Like much of Scandinavia, Iceland has a strong and vibrant Viking history. Vikings from across the region first settled here in the early 9th Century AD, at a time when the island was most likely a tougher and more inhospitable place. However, the Vikings were an exceptionally hardy race, already accustomed to icy temperatures and wild landscapes.
For those interested in the lives of these tenacious people, Iceland has a lot to offer. From fascinating museums to villages and historical sites steeped in Viking lore, here we’ll be taking you on a hale and hearty Viking tour of Iceland. Buckle up and enjoy the ride.
Reykjavík's museums and exhibitions
Our Viking adventure kicks off in Reykjavík, where many of Iceland’s top museums are found. There are several dedicated to Iceland’s Viking past, and many more Viking destinations within easy reach of the capital. We’ll also cover a few more places further afield.
The National Museum of Iceland
This fascinating museum houses some of the best relics in Iceland, 2000 artefacts to be exact. Their collection spans the complete history of the nation, from Viking times to the 20th Century. Viking pieces worth discovering include well-preserved tools and weapons, as well as intricate jewelry, belt buckles and coins.
The Settlement Exhibition
This modern exhibit has been built in and around the site of an excavated Viking longhouse, incorporating interactive digital elements to bring the story to life.
There are also rare manuscripts housed here, with the entirety of the site offering visitors a tantalizing and ingenious glimpse into Reykjavík’s Viking past.
This museum is situated right on the Reykjanes Peninsula about a forty-minute drive from Reykjavík. Viking people were seafaring folk that traveled impressive distances across tempestuous oceans.
As such, this site has created a full-size replica of an actual Viking ship to further capture the culture. This ship is fully functional and even sailed across the Atlantic to New York in 1996.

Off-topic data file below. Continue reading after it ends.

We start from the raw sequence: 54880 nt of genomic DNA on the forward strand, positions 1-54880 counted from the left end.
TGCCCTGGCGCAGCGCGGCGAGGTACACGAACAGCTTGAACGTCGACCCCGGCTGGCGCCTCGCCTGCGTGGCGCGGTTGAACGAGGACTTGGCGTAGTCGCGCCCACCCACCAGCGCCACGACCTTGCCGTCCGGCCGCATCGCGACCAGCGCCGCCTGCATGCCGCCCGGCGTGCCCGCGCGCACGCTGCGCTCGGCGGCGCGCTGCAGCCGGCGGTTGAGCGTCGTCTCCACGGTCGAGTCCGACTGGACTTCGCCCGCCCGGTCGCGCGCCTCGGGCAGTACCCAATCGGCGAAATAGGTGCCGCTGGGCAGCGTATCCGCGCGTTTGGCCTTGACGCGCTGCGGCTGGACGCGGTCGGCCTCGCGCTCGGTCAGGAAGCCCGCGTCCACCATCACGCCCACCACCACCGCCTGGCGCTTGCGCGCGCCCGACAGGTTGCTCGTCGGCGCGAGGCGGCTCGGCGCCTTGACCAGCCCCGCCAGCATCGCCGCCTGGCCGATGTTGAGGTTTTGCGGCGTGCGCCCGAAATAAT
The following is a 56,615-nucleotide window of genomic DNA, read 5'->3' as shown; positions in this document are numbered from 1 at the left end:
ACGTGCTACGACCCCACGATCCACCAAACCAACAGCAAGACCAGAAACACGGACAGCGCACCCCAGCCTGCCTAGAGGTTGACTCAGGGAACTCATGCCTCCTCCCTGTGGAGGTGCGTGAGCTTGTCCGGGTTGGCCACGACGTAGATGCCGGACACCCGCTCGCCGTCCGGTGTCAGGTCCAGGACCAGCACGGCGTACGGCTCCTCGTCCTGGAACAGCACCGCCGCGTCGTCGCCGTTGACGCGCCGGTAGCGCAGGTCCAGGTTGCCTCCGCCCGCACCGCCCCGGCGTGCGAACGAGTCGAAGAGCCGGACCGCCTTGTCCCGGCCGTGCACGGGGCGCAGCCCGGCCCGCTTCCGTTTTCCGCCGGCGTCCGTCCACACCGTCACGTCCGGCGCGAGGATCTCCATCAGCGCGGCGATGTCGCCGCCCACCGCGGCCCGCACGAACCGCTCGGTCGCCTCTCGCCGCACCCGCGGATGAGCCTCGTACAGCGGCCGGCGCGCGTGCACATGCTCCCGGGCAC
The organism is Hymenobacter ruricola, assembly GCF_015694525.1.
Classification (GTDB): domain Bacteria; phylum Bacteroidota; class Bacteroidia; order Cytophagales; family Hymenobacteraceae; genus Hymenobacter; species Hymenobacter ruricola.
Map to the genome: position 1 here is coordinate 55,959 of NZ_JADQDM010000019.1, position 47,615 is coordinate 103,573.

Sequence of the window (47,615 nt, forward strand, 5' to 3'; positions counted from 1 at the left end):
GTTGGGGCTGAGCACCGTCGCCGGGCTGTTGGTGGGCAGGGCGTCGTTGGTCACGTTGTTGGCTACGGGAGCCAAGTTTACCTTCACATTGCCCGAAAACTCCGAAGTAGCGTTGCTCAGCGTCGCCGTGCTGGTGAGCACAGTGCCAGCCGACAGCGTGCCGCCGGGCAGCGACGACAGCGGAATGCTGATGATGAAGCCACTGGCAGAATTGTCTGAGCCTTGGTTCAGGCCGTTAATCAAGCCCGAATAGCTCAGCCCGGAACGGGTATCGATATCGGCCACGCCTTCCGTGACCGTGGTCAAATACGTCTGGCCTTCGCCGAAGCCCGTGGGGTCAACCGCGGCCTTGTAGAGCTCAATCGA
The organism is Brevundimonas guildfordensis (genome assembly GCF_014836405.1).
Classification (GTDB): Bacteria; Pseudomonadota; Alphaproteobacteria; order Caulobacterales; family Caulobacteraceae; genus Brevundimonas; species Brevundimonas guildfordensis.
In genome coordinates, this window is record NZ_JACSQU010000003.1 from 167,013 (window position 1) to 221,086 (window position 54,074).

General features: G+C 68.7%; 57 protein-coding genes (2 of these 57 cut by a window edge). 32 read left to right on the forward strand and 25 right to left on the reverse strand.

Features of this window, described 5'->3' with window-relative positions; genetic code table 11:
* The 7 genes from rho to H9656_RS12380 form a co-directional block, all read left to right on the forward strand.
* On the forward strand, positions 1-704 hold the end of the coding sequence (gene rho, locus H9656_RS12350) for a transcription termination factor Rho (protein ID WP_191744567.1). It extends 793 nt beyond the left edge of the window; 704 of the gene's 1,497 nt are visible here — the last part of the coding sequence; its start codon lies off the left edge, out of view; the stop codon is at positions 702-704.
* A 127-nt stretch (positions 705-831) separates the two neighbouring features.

Today it sits proudly facing out to sea in the grand hall at Viking World. Visitors can find out all about how the Vikings navigated across the ocean to discover new lands, with exhibits explaining the ingenious engineering behind their highly skilled boat building culture.
This museum is one of the best spots in Iceland for getting fully immersed in Viking history. There are four main exhibits to enjoy, each offering a fascinating angle on the lives of Iceland’s formidable ancestors. These are titled:
The Icelander (The Viking Ship)
The Vikings of the North Atlantic
The Settlement of Iceland
The Fate of the Gods
The Saga Museum
Stories based on historical fact that chart the rise and fall of the great early families of Iceland, ‘Sagas’ are a key part of Icelandic history and are taught in schools from an early age. This museum brings these stories to life using waxwork figures. It’s a fun and informative museum ideal for visiting with children.
Thingvellir National Park
Thingvellir National Park is one of the three main sights along the popular Golden Circle sightseeing route in South Iceland. The park offers a beautiful natural setting full of hiking trails and impressive views, with a huge historical significance that dates back to the time of the Vikings.
This is where the Vikings held their ‘Alþingi’ or parliament. Dating back to 930 AD, it was a very early example of a functioning democracy. Everyone would gather at this site to raise concerns and decide upon the future of their community. Disputes would be settled, and new laws would be voted on and then enacted.